Class Action Park
2020, NR, 90 min. Directed by Seth Porges, Chris Charles Scott.
REVIEWED By Richard Whittaker, Fri., Sept. 4, 2020
Theme parks are about the pretense of danger. No matter how high you shoot, how far you fall, what darkness swallows you or rapids fling you, it's all a controlled thrill. Not in the case of Action Park, the legendary nexus of barely controlled chaos that defined summers in New Jersey from 1978 to 1996. Infamous for being designed by lunatics and run by kids, it was a rite of passage to go, hang out, crash into pools, maybe lose some skin from friction burns, and strip away the pretense of danger. This was the real deal, a water park set up by Wall Street penny trader vulture Eugene Mulvihill when he realized that he wasn't going to make real money off running a seasonal ski resort, and instead decided to get rich off unleashing a bunch of thrill-hungry teens on a bunch of rides and slides that would, over 18 years of operations, take a bunch of lives, with no one truly held accountable. Now Class Action Park (its title taken from one of the many, many nicknames it acquired over the years) takes the New Jersey legend nationwide.
Or rather, re-enforces its national status. Co-director Seth Porges tackled the subject seven years ago when he wrote a short doc about Traction Park, The Most Insane Amusement Park Ever", but he's far from the only person to reminisce with abject horror about the New Jersey hot spot. YouTube documentarian Kevin Perjurer covered much of the same material in an episode of his theme park history series, Defunctland (expect a lot of the same archive footage, plus John Hodgman's patented faux-academic delivery of the narration even evokes Perjurer's distinctive monotone), while Johnny Knoxville both fictionalized and romanticized the story in his battered comedy, Action Point.
The big addition for this full-length feature documentary (which played at Fantasia International Film Festival last weekend before arriving on HBO Max) is a whole bunch of interviews - which, 20 years ago, could have counted as legal testimony - about how insanely dangerous Action Park was. A mixture of attendees (with former patrons turned comedians Chris Gethard and Alison Becker the true MVPs), managers and life guards (a term that should be applied loosely at best), and journalists dismantle the myth of Action Park as the most dangerous of attractions, only to discover that there was more bone breaking, teeth dislodging, and clear criminal malfeasance than anyone really knew (Action Park: if sliding down a concrete chute on a go-kart with no brakes doesn't get you, then the lethal wave pool, the swimming pool straight under a diving ledge, or the 360-degree looping water slide designed in clear defiance of physics definitely will. And, in several tragic cases, did.)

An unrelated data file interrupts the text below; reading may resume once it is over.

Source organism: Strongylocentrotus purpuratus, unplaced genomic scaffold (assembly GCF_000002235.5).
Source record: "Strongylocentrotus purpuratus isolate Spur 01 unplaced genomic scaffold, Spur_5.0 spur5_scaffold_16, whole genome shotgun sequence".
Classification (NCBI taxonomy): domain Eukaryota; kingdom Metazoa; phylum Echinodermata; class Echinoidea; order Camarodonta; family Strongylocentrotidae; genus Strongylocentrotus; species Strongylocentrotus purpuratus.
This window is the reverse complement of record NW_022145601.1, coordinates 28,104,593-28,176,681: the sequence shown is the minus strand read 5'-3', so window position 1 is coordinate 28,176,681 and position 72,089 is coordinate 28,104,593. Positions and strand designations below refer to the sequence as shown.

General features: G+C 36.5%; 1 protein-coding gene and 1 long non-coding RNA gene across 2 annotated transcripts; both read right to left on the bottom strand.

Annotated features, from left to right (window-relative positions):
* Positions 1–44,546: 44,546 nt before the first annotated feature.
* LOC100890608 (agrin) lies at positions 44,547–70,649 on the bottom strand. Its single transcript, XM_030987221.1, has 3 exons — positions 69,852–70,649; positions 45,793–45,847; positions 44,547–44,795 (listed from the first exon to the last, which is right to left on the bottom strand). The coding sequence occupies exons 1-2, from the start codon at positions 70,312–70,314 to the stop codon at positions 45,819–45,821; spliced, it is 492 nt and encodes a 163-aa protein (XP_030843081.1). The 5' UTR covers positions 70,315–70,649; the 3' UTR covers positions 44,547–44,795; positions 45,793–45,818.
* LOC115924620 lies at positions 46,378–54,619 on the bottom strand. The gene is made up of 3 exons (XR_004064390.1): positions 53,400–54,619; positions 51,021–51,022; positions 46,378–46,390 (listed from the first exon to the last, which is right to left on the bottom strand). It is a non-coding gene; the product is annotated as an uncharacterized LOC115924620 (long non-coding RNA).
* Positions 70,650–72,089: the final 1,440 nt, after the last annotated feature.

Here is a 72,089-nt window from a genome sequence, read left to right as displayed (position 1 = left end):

Yet Porges (who also pops up as an expert talking head) and co-director Chris Charles Scott III never quite hit an even tone - or rather, there's a big divide, like bouncing along on a kiddy coaster that suddenly turns into a brutal corkscrew with a massive drop at the end. The first hour treats Accident Park like a childhood wonderland of irresponsibility before suddenly lurching into 60 Minutes expose. The animated hijinks and grainy '90s video footage gives way to the somber story of how one of those deaths has haunted the family of the dead kid. If these two halves were better integrated, maybe the ride wouldn't feel so jarring. It's rarely a good idea to make the audience feel like they're horrible people for laughing at the dangerous hijinks that were framed exactly as such. A closing coda that serves as an attack on the age of latch key kids seems particularly off-kilter, like Porgess and Scott want to make amends for their lighthearted flick about a very special moment of lunacy. Moreover, they start to drag in some very loose allegations, most especially about Mulvihill's mob connections, that seem like late additions, never quite keying in to the story as told.
Yet what a story. Even if Porges and Scott are a little late to their own party, and Action Park is no longer a local Garden State story, they still tell it with the requisite mix of sugar-powered slack-jawed wonderment and dropped-jaw bafflement.
Class Action Park is available now on HBO Max.